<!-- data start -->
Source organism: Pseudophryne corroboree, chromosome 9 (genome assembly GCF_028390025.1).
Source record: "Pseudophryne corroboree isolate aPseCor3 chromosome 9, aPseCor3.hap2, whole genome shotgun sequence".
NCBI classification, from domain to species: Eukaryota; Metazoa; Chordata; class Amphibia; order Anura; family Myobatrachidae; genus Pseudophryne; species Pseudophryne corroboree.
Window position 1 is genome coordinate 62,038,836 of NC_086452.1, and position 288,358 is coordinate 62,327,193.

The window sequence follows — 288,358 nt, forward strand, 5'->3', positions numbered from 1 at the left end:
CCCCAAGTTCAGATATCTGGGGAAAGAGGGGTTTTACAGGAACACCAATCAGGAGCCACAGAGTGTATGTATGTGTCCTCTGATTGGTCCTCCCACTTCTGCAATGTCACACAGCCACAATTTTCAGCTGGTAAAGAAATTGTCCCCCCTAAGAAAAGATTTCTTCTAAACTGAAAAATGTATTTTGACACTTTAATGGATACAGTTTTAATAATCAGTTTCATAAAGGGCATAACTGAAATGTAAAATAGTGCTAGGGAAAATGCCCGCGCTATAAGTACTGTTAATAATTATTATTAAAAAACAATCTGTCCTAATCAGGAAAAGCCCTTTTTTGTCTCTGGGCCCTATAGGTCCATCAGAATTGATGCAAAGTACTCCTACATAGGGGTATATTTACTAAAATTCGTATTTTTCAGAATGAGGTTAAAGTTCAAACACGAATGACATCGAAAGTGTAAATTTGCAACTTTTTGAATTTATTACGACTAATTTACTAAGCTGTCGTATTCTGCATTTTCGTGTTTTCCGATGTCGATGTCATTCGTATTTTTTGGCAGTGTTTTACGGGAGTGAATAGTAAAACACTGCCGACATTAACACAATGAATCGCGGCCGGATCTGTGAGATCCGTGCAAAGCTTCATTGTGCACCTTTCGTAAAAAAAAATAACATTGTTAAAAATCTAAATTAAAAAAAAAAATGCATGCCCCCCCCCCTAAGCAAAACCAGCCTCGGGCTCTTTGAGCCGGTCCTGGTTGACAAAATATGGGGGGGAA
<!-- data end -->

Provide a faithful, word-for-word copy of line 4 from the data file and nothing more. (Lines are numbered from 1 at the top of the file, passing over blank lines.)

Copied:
Window position 1 is genome coordinate 62,038,836 of NC_086452.1, and position 288,358 is coordinate 62,327,193.